In an interview with U.S. News, John Bolton, the recently resigned U.S. ambassador to the United Nations, argued that the State Department is likely to proffer more concessions to North Korea in light of the communist regime's intransigence in moving forward with denuclearization in return for energy, political, and other benefits.
"I fear that the State Department may now be in a 'save-the-deal' mode," said Bolton. "If you're in the 'save-the-deal' mode, anything is possible." The February 13 agreement arose from six-nation nuclear negotiations in Beijing; North Korea has stalled movement on the deal's terms until it directly recovers once-frozen funds from the Macao-based Banco Delta Asia.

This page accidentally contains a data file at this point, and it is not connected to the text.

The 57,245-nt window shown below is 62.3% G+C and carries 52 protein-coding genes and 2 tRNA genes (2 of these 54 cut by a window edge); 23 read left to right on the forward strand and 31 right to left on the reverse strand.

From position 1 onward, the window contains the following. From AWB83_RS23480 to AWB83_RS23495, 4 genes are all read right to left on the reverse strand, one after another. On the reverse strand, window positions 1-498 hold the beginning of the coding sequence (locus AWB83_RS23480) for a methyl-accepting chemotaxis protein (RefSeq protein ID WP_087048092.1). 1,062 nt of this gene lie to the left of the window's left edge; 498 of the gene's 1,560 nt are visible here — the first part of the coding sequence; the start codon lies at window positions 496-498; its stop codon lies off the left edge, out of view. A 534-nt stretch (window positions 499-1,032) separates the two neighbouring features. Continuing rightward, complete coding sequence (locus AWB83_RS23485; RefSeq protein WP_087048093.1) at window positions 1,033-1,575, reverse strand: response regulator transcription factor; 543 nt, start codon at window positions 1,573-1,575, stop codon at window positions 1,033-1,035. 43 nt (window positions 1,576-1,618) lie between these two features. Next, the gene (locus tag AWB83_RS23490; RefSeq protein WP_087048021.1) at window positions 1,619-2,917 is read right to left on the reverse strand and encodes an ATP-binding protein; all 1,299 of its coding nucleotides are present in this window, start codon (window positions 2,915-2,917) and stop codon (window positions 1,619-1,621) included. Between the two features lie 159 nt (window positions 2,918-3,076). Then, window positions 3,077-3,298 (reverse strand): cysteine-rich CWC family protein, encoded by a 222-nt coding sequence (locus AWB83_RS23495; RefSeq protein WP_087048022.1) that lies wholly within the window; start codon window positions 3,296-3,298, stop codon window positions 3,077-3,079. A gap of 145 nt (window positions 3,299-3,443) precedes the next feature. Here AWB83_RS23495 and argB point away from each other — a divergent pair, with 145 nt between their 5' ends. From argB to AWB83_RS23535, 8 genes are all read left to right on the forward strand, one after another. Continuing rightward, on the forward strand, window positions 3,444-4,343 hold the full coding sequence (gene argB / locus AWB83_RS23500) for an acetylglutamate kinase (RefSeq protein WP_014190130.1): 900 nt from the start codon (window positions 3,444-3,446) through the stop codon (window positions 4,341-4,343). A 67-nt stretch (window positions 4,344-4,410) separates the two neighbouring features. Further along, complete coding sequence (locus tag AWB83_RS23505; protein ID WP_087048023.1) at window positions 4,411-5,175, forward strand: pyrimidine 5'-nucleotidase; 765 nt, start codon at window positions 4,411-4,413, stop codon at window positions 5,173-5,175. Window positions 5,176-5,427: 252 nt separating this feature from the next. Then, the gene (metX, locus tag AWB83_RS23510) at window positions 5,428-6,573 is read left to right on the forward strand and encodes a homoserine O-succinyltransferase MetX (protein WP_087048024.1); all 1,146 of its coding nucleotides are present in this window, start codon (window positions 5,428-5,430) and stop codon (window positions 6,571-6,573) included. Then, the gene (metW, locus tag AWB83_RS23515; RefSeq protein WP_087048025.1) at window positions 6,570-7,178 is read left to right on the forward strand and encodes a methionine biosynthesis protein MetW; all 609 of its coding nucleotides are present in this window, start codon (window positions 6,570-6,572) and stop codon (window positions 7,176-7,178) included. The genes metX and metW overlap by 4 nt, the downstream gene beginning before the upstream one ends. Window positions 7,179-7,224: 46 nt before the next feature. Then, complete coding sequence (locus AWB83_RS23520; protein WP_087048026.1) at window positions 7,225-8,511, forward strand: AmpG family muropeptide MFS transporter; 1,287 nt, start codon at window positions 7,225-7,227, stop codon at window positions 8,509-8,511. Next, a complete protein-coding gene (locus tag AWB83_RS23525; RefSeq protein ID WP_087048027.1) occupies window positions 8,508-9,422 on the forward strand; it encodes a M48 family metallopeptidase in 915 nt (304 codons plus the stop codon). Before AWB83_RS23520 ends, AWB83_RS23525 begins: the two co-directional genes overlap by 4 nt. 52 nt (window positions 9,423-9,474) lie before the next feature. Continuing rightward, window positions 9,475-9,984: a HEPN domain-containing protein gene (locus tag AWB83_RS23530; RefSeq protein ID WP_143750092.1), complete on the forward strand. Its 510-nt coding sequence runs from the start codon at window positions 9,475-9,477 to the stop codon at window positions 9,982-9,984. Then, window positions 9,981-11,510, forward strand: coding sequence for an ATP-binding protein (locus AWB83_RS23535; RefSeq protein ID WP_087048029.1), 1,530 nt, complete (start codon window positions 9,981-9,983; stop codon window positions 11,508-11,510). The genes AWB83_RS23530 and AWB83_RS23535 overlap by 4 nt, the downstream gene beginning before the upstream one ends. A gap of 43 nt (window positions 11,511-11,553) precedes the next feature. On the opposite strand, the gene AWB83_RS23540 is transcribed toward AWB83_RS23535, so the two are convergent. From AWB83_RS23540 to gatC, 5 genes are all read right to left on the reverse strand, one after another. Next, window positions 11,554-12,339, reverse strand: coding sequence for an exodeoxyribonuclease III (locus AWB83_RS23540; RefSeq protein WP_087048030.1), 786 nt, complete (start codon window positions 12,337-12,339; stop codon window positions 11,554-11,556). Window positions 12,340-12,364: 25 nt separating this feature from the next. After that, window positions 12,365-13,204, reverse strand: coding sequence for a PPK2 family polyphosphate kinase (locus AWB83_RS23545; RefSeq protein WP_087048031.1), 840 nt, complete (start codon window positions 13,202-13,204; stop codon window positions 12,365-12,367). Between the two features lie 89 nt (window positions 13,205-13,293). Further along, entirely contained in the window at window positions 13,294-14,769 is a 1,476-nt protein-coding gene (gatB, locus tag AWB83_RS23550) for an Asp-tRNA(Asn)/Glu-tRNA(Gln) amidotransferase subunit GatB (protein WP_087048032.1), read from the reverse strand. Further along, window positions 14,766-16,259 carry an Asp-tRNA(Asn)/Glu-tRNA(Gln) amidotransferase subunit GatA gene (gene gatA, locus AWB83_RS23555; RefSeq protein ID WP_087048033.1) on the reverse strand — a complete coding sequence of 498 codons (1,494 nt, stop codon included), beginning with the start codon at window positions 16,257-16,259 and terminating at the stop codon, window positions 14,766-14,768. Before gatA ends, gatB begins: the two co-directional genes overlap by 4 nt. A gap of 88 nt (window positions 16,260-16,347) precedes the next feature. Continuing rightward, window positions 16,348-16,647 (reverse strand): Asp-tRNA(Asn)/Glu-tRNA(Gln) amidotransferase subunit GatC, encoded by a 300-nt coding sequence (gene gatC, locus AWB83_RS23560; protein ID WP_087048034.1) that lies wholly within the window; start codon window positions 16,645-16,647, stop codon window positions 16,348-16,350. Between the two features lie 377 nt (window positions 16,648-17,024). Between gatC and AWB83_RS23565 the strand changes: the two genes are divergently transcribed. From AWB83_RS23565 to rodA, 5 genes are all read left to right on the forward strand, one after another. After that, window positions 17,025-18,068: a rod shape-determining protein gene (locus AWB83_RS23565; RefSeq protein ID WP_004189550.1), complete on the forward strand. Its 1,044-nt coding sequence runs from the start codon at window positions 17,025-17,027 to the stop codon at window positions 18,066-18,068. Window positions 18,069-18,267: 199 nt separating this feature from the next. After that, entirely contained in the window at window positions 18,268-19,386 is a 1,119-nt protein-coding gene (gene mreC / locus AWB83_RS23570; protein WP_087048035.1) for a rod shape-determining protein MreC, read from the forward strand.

Bolton, who was also the top arms control official in the first term of the Bush State Department, has emerged as a leading critic of the deal. The North Korean delays exert a dangerous effect here in Washington, he contended in the interview.
"It increases [State's] proclivity to concede more." He said that because North Korea has flouted an April 14 deadline to begin shutting down its nuclear reactor at Yongbyon, "a lot of people are feeling the heat ... . My criticism is directed at the State Department." Bolton says he doubts North Korea will ever live up to the deal embraced by the administration. "North Korea won't voluntarily give up its nuclear weapons," he said, and the problem can be resolved only through a change of regimes in Pyongyang.